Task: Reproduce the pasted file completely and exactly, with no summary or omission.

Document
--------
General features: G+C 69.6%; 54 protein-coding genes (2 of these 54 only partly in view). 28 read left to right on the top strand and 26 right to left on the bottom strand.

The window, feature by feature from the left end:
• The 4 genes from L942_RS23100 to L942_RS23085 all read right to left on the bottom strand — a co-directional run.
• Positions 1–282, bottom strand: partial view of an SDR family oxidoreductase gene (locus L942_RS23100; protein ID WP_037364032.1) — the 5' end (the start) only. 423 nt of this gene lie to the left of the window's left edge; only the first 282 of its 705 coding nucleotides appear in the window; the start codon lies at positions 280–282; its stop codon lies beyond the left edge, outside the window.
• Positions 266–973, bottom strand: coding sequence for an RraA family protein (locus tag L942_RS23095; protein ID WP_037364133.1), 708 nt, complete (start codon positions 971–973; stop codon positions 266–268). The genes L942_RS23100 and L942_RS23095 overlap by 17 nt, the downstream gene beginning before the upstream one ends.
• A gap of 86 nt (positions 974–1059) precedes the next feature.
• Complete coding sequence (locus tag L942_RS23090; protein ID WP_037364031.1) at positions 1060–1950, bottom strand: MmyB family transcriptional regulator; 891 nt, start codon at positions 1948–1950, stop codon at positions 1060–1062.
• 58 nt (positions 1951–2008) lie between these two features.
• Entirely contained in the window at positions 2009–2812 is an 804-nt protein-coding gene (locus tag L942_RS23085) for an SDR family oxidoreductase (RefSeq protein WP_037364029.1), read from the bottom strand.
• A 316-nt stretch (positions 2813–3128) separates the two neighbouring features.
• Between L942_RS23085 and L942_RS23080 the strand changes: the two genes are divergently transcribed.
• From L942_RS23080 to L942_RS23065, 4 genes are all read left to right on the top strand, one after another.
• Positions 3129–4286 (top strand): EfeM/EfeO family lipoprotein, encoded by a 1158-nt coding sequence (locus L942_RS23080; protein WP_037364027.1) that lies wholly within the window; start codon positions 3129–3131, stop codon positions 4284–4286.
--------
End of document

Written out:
General features: G+C 69.6%; 54 protein-coding genes (2 of these 54 only partly in view). 28 read left to right on the top strand and 26 right to left on the bottom strand.

The window, feature by feature from the left end:
• The 4 genes from L942_RS23100 to L942_RS23085 all read right to left on the bottom strand — a co-directional run.
• Positions 1–282, bottom strand: partial view of an SDR family oxidoreductase gene (locus L942_RS23100; protein ID WP_037364032.1) — the 5' end (the start) only. 423 nt of this gene lie to the left of the window's left edge; only the first 282 of its 705 coding nucleotides appear in the window; the start codon lies at positions 280–282; its stop codon lies beyond the left edge, outside the window.
• Positions 266–973, bottom strand: coding sequence for an RraA family protein (locus tag L942_RS23095; protein ID WP_037364133.1), 708 nt, complete (start codon positions 971–973; stop codon positions 266–268). The genes L942_RS23100 and L942_RS23095 overlap by 17 nt, the downstream gene beginning before the upstream one ends.
• A gap of 86 nt (positions 974–1059) precedes the next feature.
• Complete coding sequence (locus tag L942_RS23090; protein ID WP_037364031.1) at positions 1060–1950, bottom strand: MmyB family transcriptional regulator; 891 nt, start codon at positions 1948–1950, stop codon at positions 1060–1062.
• 58 nt (positions 1951–2008) lie between these two features.
• Entirely contained in the window at positions 2009–2812 is an 804-nt protein-coding gene (locus tag L942_RS23085) for an SDR family oxidoreductase (RefSeq protein WP_037364029.1), read from the bottom strand.
• A 316-nt stretch (positions 2813–3128) separates the two neighbouring features.
• Between L942_RS23085 and L942_RS23080 the strand changes: the two genes are divergently transcribed.
• From L942_RS23080 to L942_RS23065, 4 genes are all read left to right on the top strand, one after another.
• Positions 3129–4286 (top strand): EfeM/EfeO family lipoprotein, encoded by a 1158-nt coding sequence (locus L942_RS23080; protein WP_037364027.1) that lies wholly within the window; start codon positions 3129–3131, stop codon positions 4284–4286.